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Colorado Black women judges

Colorado Gov. Jared Polis has appointed five Black women to the statewide bench in less than two years, something his 42 predecessors didn’t do combined.

Polis, who took office in January 2019, appointed Frances Johnson for the 4th Judicial District Court in Colorado Springs in October 2019. The appointment made Johnson the first Black woman appointed to a district court position of general jurisdiction.

A month later, Polis appointed Nikea Bland, who became the first Black woman appointed to a Denver district court of general jurisdiction.

“It’s 2020, and there shouldn’t be any Black firsts left, but here we are,” Bland, a former public defender and private practice defense attorney told Essence. “I’m just glad to see we are finally moving forward. It’s progress.”

This February, Polis tapped Pax Moultrie for the Denver Juvenile Court and in April selected Samorreyan “Sam” Burney to the 4th Judicial District County Court in Colorado Springs. Jill Dorancy was appointed a district court judge in July.

“This is the kind of leadership that really gives you hope,” Dorancy said. “I’m honored and humbled to have been appointed by a governor who is committed to ensuring diversity on the bench.”

Polis said in a statement that he is committed to building a Colorado for all and that includes representation of everyone.

“I am honored to appoint several highly qualified and dedicated Black women to serve in Colorado’s judicial branch—it’s about time! I am committed to building a Colorado for all, which is why we need more people of color in positions of leadership and represented in our government, in order to truly reflect our community,” Polis said.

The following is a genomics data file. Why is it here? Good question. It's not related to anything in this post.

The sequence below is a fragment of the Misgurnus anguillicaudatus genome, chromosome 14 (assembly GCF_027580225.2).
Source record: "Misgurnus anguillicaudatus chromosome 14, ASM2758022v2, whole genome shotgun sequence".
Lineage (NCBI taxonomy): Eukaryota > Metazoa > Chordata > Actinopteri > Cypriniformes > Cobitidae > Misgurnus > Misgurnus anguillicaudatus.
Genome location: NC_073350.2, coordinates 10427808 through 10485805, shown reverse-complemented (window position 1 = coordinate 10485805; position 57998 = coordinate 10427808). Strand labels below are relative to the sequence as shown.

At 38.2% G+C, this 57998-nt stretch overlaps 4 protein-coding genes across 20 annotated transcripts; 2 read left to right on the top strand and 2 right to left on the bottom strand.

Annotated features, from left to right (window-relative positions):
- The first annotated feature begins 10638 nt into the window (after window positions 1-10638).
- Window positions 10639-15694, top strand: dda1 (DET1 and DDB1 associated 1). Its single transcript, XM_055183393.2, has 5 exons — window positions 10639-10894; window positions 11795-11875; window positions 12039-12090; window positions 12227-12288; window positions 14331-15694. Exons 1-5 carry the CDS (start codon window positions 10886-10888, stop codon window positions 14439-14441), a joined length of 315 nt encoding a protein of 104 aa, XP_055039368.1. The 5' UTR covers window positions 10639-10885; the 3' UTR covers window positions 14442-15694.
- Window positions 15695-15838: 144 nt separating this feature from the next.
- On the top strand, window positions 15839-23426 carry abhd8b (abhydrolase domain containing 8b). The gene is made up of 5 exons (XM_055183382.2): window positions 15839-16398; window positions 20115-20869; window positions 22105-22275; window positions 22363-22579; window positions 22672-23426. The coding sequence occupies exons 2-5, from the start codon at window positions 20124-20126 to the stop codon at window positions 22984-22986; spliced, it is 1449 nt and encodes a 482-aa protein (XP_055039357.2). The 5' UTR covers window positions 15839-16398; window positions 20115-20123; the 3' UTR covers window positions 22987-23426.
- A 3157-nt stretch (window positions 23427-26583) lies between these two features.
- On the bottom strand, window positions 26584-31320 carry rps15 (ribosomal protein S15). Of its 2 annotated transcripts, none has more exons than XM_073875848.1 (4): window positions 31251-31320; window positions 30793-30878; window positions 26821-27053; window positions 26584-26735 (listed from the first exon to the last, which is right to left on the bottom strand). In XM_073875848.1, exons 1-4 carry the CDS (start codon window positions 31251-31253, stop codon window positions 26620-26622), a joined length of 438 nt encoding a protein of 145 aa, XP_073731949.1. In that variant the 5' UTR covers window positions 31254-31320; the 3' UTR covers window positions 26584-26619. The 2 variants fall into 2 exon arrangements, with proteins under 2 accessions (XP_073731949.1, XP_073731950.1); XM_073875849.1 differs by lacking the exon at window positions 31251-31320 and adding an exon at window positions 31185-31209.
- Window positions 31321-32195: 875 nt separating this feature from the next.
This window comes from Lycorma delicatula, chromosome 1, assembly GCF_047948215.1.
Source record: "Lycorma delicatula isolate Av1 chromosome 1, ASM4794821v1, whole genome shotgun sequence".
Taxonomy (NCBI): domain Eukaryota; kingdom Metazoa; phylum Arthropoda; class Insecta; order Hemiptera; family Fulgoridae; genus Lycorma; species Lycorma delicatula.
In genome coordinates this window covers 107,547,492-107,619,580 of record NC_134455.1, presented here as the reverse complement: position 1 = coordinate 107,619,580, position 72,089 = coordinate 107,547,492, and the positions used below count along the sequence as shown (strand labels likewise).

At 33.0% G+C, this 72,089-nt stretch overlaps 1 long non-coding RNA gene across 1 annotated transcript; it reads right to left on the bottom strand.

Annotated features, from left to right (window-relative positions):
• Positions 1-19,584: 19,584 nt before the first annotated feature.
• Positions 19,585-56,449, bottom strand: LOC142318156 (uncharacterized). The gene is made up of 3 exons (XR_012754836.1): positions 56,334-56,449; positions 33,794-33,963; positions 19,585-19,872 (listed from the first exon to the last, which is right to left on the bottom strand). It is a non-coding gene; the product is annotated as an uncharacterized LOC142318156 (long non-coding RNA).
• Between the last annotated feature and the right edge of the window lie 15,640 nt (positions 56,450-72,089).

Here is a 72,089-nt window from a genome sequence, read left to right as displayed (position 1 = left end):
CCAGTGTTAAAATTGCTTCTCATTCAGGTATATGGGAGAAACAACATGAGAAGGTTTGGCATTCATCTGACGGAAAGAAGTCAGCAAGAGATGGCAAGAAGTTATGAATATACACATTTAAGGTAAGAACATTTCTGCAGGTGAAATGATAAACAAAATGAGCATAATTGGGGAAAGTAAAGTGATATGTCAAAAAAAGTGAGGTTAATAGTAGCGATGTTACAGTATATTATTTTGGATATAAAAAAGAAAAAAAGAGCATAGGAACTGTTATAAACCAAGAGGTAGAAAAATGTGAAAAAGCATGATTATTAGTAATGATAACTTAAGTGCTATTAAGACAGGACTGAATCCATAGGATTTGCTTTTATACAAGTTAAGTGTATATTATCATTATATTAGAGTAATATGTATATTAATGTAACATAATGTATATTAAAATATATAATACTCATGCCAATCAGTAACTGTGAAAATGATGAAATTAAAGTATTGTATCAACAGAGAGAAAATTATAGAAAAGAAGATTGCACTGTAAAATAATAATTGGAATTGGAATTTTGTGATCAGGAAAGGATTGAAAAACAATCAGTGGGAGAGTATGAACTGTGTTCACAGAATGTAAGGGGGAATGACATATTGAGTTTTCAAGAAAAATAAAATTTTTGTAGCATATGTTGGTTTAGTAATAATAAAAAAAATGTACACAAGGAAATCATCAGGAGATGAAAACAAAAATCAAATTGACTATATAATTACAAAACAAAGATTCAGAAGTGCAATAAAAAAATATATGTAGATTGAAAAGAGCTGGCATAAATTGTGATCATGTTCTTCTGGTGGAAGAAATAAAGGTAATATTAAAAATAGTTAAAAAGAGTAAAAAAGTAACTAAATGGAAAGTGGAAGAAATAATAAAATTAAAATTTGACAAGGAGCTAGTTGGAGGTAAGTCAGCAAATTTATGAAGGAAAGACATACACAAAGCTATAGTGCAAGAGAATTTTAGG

The appointments are seen as a refreshing surprise considering the state is 84% white and has a 4% Black population. Black female judges have previously been few and far between in the state. Colorado’s previous Gov. John Hickenlooper appointed just two Black women to the bench during his eight years in office.

However, Moultrie believes diversity happens when people in leadership roles embrace talent instead of looking at color.

“It’s not the first place that people from outside the state would think of as diverse,” Moultrie, a former county attorney who previously clerked for two justices said. “This is an example of what happens when people in leadership positions embrace and value diverse talent. If it can happen here in Colorado, it can happen anywhere!”

“We’re qualified, we add value, and we’re a benefit to the system—not just by our presence but because of the diverse experiences, backgrounds and perspectives that we all bring. “We’re five Black women, but we each bring something different to the table. Aside from the fact that we’re enhancing inclusivity and diversity in the state’s judiciary, we all deserve to be here.” Johnson said. “It’s difficult for a society, for a community, to claim that the legal system is fair when people go in front of judges and don’t see the makeup of the community reflected there.

“I think Governor Polis is very much aware of that. So I think it’s a positive thing—not only his awareness but also his commitment to leading change. It not only reflects his mind-set but also that of our state,” Johnson added.

This content was originally published here.